Processors

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Touch-free gesture interfaces are increasingly entering the public consciousness, spurred on by trendsetting popular implementations such as Microsoft's Kinect. And, as Tom Cruise's portrayal of Chief John Anderton in the future-forecasting film Minority Report suggests, they're
The October issue of IEEE Spectrum Magazine includes an interesting article titled " Could Supercomputing Turn to Signal Processors (Again)? " which discusses the viability of developing supercomputers using digital signal processors. It covers, among other things, a recent analysis
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Posted in Processors
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In last month's edition of InsideDSP , Jeff Bier's editorial discussed the advantages of (and potential issues with) designing an embedded system around an application processor originally developed for smartphones, tablets, and other high volume devices. To wit, at the beginning of his
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In reading the InsideDSP newsletter every month, one observation that I hope you've made is that a diversity of processing options exist for implementing digital signal processing algorithms. The alternatives include GPUs, FPGAs, conventional CPUs, and standalone DSPs, along with DSP cores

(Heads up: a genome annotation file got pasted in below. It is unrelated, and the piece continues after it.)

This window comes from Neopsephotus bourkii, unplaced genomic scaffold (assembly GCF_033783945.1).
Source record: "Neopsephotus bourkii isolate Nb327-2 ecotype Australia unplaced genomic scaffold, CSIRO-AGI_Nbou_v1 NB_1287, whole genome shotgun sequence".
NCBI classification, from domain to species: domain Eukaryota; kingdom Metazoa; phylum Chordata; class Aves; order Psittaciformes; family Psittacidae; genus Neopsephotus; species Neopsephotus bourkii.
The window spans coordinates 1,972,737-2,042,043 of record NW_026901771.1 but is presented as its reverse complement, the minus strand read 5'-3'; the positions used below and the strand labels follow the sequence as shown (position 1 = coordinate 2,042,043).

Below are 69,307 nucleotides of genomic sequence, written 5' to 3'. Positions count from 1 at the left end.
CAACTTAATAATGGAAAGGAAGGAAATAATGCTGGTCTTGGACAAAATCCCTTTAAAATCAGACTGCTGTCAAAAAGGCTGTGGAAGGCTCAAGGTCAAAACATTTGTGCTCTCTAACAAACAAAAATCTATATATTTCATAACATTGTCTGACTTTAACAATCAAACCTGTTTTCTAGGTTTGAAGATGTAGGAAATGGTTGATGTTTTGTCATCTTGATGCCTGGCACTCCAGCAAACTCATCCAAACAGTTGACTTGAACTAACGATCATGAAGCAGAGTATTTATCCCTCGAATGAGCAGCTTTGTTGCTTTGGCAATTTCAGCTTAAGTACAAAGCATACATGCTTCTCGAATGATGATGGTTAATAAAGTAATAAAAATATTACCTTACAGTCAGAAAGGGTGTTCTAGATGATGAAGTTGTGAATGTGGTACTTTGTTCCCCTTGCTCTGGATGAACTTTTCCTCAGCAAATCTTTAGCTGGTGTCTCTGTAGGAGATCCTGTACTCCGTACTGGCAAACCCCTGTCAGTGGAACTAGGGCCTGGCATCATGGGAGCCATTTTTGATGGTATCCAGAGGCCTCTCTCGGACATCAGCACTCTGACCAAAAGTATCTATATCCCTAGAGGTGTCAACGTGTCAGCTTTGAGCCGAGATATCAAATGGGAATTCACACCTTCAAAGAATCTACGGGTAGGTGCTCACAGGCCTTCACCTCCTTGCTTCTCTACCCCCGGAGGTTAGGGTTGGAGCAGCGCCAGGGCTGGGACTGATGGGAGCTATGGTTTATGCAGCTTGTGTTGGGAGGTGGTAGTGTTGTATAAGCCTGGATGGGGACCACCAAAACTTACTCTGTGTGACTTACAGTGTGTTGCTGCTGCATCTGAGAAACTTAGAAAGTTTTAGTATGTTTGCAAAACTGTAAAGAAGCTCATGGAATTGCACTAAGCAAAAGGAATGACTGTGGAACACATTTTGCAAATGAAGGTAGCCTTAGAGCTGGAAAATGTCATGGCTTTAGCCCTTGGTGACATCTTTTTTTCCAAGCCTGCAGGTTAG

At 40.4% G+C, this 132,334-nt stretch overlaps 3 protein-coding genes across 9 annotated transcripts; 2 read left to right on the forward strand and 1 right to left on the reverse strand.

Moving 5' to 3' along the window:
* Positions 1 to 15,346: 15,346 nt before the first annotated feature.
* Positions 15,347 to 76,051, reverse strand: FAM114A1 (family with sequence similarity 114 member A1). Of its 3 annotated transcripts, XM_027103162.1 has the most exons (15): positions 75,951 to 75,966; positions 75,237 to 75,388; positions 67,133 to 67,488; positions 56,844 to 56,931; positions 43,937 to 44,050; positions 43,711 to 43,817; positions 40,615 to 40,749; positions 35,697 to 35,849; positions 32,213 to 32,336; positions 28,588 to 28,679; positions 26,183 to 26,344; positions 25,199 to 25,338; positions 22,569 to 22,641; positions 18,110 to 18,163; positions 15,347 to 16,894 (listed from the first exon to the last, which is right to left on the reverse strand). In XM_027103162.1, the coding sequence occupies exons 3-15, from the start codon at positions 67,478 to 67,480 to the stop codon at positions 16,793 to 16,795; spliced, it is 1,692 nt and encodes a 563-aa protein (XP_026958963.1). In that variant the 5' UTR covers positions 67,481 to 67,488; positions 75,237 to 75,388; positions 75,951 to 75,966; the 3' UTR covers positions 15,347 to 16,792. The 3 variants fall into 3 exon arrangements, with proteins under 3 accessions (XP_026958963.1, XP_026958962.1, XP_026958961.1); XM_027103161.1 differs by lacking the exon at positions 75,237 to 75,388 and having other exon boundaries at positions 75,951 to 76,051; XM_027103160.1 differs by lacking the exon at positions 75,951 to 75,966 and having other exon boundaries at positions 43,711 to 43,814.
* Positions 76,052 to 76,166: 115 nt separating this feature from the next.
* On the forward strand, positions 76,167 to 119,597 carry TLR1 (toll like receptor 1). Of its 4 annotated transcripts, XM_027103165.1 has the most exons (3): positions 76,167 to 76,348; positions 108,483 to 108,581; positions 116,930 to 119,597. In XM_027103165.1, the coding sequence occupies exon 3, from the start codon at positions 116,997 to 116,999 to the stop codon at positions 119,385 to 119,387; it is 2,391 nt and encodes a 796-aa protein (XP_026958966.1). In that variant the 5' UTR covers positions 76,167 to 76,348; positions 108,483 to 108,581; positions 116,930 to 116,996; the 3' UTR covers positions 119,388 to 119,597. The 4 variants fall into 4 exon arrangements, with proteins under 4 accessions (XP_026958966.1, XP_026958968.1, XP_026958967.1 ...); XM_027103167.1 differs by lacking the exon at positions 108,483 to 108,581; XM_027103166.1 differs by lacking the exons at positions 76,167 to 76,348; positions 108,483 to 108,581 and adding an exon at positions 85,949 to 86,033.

The prodigious transistor budgets delivered by modern semiconductor processes enable designers to create powerful processor cores and chips. However, this silicon potential will be for naught if it can't easily be harnessed by algorithm developers. Consider the non-trivial die area and
Analog Devices becomes the latest semiconductor manufacturer to standardize on the increasingly pervasive Eclipse open-source IDE (integrated development environment) and extensible plug-in system with the CrossCore Embedded Studio software suite for C++ and assembly language-based software
Cost- and power consumption-sensitive digital signal processing applications tend to leverage fixed point processors, for a common fundamental reason: fixed-point processor cores are substantially less complex than their floating-point counterparts, leading to reductions in transistor count and
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Spansion is a name that's probably familiar to many of you, as a supplier of nonvolatile memories. You might be wondering, therefore, what the company's doing gracing the pages of InsideDSP . Well, hold that thought! Spansion was originally founded in 1993 as a joint venture of AMD and
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Posted in FPGAs, Processors, Tools
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Over the past 25 years, programmable logic devices have grown in capacity and capability through lithography advancements and the integration of specialized functional blocks. First were dedicated memory arrays derived from the same SRAM used to build logic cells. Next came dedicated-function
"There's been at least one DSP core in every chip that Qualcomm's ever made." Qualcomm senior director of product management Rick Maule used this statement as his lead-in to an explanation of the latest-generation QDSP6 architecture, specifically where it fits in the company